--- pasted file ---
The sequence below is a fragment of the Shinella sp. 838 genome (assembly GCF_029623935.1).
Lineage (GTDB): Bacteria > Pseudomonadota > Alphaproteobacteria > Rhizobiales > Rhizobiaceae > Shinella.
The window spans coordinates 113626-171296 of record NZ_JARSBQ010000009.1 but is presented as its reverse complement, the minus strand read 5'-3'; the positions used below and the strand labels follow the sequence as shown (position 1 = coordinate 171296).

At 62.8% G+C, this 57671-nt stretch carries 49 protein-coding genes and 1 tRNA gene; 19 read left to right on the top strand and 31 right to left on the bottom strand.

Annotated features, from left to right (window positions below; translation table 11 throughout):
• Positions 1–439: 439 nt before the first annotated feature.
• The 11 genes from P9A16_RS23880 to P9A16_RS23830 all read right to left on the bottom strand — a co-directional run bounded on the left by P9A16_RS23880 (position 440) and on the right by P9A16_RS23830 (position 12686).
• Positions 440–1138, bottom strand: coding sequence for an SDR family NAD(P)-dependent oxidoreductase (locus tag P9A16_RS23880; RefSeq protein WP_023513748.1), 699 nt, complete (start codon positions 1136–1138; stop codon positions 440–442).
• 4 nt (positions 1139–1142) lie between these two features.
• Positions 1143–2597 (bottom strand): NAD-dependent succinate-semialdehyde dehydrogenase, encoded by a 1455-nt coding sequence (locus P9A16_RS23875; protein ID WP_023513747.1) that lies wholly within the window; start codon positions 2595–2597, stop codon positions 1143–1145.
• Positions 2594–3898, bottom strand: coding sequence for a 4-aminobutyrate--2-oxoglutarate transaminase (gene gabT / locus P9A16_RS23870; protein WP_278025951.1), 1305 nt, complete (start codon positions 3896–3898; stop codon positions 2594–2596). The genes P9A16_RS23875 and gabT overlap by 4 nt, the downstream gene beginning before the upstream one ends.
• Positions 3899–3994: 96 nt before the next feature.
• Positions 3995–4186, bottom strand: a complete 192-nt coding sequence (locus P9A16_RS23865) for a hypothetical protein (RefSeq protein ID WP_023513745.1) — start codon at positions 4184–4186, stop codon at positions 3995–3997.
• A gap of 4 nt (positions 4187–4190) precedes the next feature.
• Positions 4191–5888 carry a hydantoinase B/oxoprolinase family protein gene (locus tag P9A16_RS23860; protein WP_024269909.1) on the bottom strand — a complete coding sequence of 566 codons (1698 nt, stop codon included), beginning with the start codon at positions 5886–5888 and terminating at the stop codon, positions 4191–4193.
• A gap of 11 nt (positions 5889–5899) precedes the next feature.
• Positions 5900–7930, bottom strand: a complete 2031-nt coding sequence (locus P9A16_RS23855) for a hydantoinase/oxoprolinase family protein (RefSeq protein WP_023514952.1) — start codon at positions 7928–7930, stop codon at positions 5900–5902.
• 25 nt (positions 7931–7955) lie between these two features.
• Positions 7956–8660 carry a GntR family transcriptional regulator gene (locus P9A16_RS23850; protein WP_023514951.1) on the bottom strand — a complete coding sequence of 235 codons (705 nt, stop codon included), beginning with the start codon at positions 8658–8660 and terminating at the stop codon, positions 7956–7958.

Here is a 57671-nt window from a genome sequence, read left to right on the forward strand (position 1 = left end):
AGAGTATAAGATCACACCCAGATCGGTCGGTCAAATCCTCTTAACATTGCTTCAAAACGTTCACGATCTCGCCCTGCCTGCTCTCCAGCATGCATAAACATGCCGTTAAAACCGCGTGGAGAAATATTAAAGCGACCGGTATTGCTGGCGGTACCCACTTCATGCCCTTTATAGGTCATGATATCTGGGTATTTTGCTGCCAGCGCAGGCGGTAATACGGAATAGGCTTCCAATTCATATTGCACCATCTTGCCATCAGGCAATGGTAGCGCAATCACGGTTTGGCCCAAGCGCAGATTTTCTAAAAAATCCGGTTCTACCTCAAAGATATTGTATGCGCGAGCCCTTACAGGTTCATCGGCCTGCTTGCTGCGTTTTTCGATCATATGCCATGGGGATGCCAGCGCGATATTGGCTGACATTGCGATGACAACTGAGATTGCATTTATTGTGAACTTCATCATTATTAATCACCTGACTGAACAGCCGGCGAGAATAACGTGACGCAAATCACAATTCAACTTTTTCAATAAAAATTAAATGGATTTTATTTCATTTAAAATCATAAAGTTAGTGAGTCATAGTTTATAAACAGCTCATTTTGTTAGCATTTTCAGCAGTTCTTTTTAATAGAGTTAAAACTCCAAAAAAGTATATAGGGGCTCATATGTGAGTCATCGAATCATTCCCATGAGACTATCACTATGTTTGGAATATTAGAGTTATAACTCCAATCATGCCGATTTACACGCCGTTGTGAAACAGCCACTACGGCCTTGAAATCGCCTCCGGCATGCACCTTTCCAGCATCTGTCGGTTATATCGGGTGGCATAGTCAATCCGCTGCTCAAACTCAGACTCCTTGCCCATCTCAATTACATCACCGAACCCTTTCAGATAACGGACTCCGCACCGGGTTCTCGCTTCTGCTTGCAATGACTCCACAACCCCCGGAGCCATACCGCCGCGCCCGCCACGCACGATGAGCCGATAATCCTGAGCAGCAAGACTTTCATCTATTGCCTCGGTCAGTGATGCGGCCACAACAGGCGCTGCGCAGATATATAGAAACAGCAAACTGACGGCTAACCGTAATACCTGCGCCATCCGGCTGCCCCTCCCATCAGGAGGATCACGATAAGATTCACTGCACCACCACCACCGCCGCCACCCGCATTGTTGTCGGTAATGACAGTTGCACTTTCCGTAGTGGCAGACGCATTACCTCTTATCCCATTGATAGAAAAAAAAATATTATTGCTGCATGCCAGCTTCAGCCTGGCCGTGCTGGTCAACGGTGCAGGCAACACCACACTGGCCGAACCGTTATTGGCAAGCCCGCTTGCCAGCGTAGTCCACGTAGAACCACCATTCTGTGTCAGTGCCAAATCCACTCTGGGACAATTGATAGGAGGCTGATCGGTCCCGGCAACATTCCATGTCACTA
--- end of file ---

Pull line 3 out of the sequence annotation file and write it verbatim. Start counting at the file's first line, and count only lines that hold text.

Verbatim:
The window spans coordinates 113626-171296 of record NZ_JARSBQ010000009.1 but is presented as its reverse complement, the minus strand read 5'-3'; the positions used below and the strand labels follow the sequence as shown (position 1 = coordinate 171296).